“However, I think we have reached a point where action has to be taken because we don’t see any reason why there is this continuous rise in prices.”
Mnangagwa was speaking while addressing the first edition of the Rural District Councillors Meeting.
The President has since summoned business leaders to a crisis meeting next week with hopes to find ways of resolving “unwarranted price increases”.
Government has maintained it will not impose price controls fearing a repeat of the 2007 scenario in which goods disappeared from supermarket shelves only to resurface on the black market with exorbitant prices with some sold in foreign currency.
While government has not been forthcoming with statistics, independent sources have put the country’s inflation at above 500 percent.
The under-fire Zanu PF led government insists the tough economic situation in the country were signs of a recovering economy following decades of mismanagement by late former President Robert Mugabe’s regime.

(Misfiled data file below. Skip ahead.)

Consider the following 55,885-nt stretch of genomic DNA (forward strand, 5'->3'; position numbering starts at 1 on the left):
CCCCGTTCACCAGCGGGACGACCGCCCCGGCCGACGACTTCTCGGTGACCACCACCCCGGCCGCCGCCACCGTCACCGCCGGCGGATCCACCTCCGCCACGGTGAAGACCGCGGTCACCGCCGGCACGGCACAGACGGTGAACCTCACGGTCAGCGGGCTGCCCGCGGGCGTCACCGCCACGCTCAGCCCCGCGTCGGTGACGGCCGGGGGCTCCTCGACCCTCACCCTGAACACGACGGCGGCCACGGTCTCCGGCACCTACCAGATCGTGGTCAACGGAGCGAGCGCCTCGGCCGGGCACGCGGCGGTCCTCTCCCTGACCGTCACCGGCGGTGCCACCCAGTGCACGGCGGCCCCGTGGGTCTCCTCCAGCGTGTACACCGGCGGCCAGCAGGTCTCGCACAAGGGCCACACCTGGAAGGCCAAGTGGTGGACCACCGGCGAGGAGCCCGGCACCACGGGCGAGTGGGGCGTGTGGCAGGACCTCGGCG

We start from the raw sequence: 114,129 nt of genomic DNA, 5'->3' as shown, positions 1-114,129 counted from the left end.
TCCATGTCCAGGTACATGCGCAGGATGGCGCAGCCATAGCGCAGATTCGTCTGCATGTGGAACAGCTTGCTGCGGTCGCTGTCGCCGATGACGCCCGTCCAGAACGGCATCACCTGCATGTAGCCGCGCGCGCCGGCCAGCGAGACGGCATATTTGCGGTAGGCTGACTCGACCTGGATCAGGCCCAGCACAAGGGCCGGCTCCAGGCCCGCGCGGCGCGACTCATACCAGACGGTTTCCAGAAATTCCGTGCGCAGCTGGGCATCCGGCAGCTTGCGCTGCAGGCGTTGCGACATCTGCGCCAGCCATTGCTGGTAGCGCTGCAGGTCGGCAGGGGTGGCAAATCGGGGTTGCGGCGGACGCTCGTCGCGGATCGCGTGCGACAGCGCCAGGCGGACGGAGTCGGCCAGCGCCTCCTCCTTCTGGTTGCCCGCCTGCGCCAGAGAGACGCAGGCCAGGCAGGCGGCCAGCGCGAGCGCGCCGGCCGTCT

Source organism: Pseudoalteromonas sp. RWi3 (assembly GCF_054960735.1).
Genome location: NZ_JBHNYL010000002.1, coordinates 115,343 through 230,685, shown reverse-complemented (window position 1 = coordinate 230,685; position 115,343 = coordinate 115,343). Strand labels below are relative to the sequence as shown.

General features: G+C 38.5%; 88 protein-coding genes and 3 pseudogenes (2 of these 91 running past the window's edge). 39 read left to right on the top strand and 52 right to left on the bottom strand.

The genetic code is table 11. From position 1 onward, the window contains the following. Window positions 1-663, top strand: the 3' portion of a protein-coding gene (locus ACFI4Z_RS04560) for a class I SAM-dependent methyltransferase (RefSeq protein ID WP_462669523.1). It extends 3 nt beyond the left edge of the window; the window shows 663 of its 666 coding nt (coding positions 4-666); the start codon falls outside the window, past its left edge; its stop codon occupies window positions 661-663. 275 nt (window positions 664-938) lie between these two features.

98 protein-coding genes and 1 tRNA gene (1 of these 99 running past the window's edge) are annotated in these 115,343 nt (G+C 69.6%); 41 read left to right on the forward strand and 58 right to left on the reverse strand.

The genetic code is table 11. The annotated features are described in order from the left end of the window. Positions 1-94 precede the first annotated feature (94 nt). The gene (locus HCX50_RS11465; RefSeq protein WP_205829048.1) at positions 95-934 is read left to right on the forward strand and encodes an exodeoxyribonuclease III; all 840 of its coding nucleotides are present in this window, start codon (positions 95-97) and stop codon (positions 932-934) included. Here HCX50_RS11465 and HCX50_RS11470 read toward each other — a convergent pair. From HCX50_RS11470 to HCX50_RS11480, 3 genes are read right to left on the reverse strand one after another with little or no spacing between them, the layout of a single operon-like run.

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THE Platform for Concerned Citizens (PCC) congratulates the Zimbabwe Heads of Christian Denominations (ZHoCD) for its timely intervention in the deepening crisis that afflicts our country. This follows the equally important statement that the ZHoCD issued in 2015, as well as the founding document in 2006.
The current statement indicates the continuing concerns of the churches for the plight of the ordinary citizens of Zimbabwe, and proposes a way forward out of the crisis.
The criticisms assist in highlighting the deep distrust of both the state and the political parties and the weariness of all citizens to the escalating and unresolved multi-faceted crisis.
Firstly, the analysis of the crisis centred on the adverse effects of the economic collapse, the political paralysis unresolved through successive elections, and the deep unhealed wounds of political violence are likely acceptable by the majority of the citizens.